BIRD OF THE WEEK: 9/5/2014 SCIENTIFIC NAME: Aptenodytes patagonicus
POPULATION: 2.5 million pairs
HABITAT: Sub-Antarctic islands throughout the Southern Ocean region
The elegant King Penguin is the second-largest species of penguin in the world, surpassed only by the Emperor Penguin, which occurs further south in the Antarctic.
The only way to see this bird is to journey to its habitat. Fortunately, many travel outfits, such as Cheesemans' Ecology Safaris, plan trips to the subantarctic, where birders can see the King Penguin as well as other regional specialties, including Gentoo and Macaroni Penguins and other seabirds, such as Wandering and Light-mantled Albatrosses, Snowy Sheathbill, Southern Fulmar, and Antarctic Prion.
King Penguins inhabit areas with little human activity or settlement, so their numbers are secure at present. However, they are susceptible to the effects of ocean pollution and are affected by changes in ocean circulation caused by climate change.
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"Kings" are highly gregarious, nesting in colonies of up to hundreds of thousands of pairs on coastal plains close to the ocean. (Read about another colony nester, the Inca Tern.) They build no nest, instead laying a single egg that they hold on their feet for the entire incubation period of about 55 days.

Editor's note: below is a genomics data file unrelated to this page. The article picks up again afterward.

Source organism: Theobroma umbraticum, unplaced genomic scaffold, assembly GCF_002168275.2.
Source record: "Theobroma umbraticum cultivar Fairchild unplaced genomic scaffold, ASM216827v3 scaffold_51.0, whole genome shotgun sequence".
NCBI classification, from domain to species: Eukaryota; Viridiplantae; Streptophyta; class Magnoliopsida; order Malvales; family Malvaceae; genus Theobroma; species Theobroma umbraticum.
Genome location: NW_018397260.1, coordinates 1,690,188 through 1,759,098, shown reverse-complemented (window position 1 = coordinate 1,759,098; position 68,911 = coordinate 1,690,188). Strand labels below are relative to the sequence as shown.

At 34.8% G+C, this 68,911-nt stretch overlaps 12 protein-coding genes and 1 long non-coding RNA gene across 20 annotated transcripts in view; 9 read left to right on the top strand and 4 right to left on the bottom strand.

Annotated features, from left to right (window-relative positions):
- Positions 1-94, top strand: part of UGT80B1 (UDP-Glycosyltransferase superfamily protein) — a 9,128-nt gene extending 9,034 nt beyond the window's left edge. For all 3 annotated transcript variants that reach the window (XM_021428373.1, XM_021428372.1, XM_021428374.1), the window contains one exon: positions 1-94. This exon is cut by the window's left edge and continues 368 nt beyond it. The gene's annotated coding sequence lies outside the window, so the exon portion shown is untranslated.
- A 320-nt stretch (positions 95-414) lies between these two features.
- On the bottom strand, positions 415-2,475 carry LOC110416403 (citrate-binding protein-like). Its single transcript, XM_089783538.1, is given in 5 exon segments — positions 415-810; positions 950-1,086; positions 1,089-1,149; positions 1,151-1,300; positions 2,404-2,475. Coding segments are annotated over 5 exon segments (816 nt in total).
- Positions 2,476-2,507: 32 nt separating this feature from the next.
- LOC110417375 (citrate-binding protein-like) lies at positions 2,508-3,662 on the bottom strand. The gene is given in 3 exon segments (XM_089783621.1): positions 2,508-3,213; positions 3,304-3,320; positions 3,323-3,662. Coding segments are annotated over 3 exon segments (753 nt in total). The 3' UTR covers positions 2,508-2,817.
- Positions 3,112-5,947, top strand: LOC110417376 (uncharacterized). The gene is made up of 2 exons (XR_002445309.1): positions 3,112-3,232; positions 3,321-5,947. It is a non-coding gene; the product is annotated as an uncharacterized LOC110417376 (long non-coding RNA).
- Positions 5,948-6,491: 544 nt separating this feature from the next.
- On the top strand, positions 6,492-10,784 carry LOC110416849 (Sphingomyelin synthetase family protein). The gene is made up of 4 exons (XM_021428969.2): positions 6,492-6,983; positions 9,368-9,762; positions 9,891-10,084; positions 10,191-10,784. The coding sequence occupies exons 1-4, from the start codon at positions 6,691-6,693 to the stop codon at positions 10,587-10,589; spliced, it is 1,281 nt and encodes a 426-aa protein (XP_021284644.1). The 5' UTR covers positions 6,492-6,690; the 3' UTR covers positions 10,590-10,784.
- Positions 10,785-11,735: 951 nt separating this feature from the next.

The egg is brooded by both parents in turn. Newly hatched chicks are also held on the parents' feet for the first 30 to 40 days, until they develop enough juvenile plumage to regulate their own body temperature.
King Penguins have one of the longest breeding cycles of birds, fledging at about 14 to 16 months. As a result, King Penguins breed every other year. Chicks overwinter in the breeding colony in densely packed crèches, insulated from the cold by their downy brown juvenile plumage.
Like seabirds such as the Black-footed Albatross and Hawaiian Petrel, King Penguins forage at sea for squid and small fish, especially lanternfish. The penguins dive to depths of 350 to 1,000 feet in pursuit of their prey. They can stay underwater for as long as five minutes.
With four layers of feathers—an oily, waterproof outer layer and three inner layers of down—these birds are well adapted to survive the extreme weather of their sub-Antarctic home.
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